Cayman’s boxing scene is in good shape – which is more than I can say about myself after making a comeback after 27 years in retirement.
When I had my last fight in May 1981 after a brief and inglorious amateur ‘career’, visions of swapping punches again anywhere other than in self defence never crossed my mind.
Ronald Reagan was US president, Maggie Thatcher was British prime minister, Michael Jackson was still black (just) and cell phones, internet and sat navs still belonged to the space age.
My stories were done on a typewriter, photos taken on film and dressing like a pirate in the New Romantic style was in vogue.
The Oakland Raiders were Super Bowl champs that year, Spurs won the FA Cup, Aston Villa won the old First Division title and Liverpool won the European Cup.
Sugar Ray Leonard was emerging as the best of a sensational crop of fighters of that generation that included Marvin Hagler, Thomas ‘Hitman’ Hearns, Mike ‘Bodysnatcher’ McCallum and Roberto ‘Hands of Stone’ Duran. Trevor Berbick also smashed a decrepit Muhammad Ali into retirement.
So taking on Gareth ‘The Pride of Wales’ Griffiths, in a ‘white collar’ bout was going to be a tough proposition.
Under trained, overweight and petrified, I went in there at the Lions Centre and all my worse fears manifested. He was faster, fitter and more intense than expected.
Three exhausting rounds and one big battering later, the referee raised my hand! (Actually, I pre-empted his decision knowing full well Griffiths was the deserved winner.)
‘Man, you’ve got a hard head,’ he said. Little did he know that was my strategy, a sort of rope-a-dope ploy for him to wear his fists out on my thick skull and I would knock him out in the closing seconds. Mum always said I had a hard head and I proved it.
Griffiths joked: ‘I’m only 45 fights behind the other Pride of Wales, Joe Calzaghe!’
There were seven other fights on the card and all humdingers.
White collar boxing is for wannabe office bods like me who for some crazy reason act out their gladiatorial fantasies. The adrenaline rush is worth every lump and bump.
First on the bill was white collar vet James Burch, a Maples lawyer who boxed in London before coming here last year. He had a tough task against amateur prospect Bruce ‘Lee’ Coulson.
It was a storming fight which went all the way down to the wire and rightly called a draw. The third round was terrific with Burch mounting a late assault that prompted a standing ovation.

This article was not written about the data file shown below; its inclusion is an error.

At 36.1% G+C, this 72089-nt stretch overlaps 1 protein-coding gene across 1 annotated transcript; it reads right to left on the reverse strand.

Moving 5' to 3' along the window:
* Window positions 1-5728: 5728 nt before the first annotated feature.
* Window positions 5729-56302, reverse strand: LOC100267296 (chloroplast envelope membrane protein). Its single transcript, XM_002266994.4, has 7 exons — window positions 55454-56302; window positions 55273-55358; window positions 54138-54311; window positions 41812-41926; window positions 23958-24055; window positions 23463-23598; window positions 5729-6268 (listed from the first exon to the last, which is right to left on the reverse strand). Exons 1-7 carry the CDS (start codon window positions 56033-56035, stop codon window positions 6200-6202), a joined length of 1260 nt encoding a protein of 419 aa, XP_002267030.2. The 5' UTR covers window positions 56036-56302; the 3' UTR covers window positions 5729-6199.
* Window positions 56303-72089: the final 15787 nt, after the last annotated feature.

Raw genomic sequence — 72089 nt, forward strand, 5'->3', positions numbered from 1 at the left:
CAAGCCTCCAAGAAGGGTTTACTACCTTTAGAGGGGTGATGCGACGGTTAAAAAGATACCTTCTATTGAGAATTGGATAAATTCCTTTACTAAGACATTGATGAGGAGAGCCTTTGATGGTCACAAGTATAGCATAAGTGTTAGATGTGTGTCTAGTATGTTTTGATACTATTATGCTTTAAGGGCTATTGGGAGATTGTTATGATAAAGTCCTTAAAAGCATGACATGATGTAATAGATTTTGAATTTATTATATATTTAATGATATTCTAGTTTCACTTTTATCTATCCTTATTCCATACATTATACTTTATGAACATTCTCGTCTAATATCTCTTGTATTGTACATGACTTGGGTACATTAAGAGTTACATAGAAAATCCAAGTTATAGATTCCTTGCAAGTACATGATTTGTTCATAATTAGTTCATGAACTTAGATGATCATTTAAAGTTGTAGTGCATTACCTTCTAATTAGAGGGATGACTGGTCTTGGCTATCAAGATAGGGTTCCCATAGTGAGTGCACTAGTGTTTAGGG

Burch was exceptionally brave (or foolish) in taking the match because Coulson is a mixed martial arts exponent too.
Great way to start the night’s action which set the tone for the rest of the evening before a huge crowd considering Burch was the organiser and had limited time and resources to put it all together.
White collar debutant Luke Willingdon took on MMA specialist Peter Lewison next. That was another crowd pleaser. Both were exhausted at the end but Lewison’s fractionally better punching got him the decision.
Then came my hiding before boxing coach Donie Anglin’s son Jason Parchment stepped in with visiting Jamaican Omar Tomlin.
The much taller Parchment peppered the novice Tomlin’s face with jabs and big right crosses, forcing a third round stoppage.
Two white collar debutants did battle next with extraordinary intensity.
Gus Dacker and Mark Cook had trained together for months and become firm friends. But they fought like feuding tigers. ‘We promised to put on a good show and I think we did,’ Cook said in a gross understatement. Dacker won by decision. Another great fight to keep the appreciative crowd happy.
Amateur prospect Kendall Ebanks was next. The light-welterweight stylist had a tricky start against another Jamaican visitor, Anthony Clarke.
But once the Caymanian found his range and rhythm he took Clarke apart and won comfortably by decision.
The only women’s fight on the bill came next when Sarah Kidd fought another Jamaican import, Felice Groves. Both techniques were raw but there was no doubting their fitness, bravery and commitment.
Kidd won a bad tempered encounter – they had to be pulled apart at the final bell – but she was the worthy winner, knocking Groves down early in the contest.
Top of the bill was heavyweight Dariel Ebanks, 19, making his debut against the experienced New Yorker, Terence Spencer.
Ebanks has impressed coach Anglin with his slick southpaw moves in the gym and against Spencer, who has sparred with the likes of Bernard Hopkins and Roy Jones Jr, he would be tested to the limit.
It was actually a stroll for Ebanks who took Spencer apart in the first round, rendering him three standing counts, which meant an automatic stoppage.
It was a classy display from someone so inexperienced. Ebanks has immense potential and if he sticks with it could be a huge success.
He has sparred with Charles ‘The Killa’ Whittaker and looked good against the world class pro. If Ebanks can get enough amateur experience, there’s no telling what he can achieve.
Apart from my battering, it was a thoroughly enjoyable evening.